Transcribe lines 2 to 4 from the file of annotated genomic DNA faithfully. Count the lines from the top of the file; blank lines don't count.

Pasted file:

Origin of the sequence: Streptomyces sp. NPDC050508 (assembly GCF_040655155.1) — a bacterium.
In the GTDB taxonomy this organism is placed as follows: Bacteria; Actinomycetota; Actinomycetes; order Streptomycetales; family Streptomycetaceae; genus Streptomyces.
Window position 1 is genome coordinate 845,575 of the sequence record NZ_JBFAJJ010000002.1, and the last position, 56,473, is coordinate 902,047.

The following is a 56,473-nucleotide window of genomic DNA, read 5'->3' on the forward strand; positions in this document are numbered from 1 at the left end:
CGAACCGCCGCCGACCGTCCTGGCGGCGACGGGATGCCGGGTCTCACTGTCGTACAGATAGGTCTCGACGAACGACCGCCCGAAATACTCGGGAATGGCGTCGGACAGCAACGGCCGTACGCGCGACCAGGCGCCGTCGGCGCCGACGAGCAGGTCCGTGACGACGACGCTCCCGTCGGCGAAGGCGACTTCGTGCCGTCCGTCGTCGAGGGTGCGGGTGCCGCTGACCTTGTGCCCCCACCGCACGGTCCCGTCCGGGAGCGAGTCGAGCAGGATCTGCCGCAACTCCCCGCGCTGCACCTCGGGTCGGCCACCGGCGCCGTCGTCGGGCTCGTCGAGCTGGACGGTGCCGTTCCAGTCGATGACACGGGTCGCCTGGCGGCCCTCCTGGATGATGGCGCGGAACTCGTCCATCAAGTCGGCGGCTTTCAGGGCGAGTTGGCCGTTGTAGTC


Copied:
In the GTDB taxonomy this organism is placed as follows: Bacteria; Actinomycetota; Actinomycetes; order Streptomycetales; family Streptomycetaceae; genus Streptomyces.
Window position 1 is genome coordinate 845,575 of the sequence record NZ_JBFAJJ010000002.1, and the last position, 56,473, is coordinate 902,047.

The following is a 56,473-nucleotide window of genomic DNA, read 5'->3' on the forward strand; positions in this document are numbered from 1 at the left end: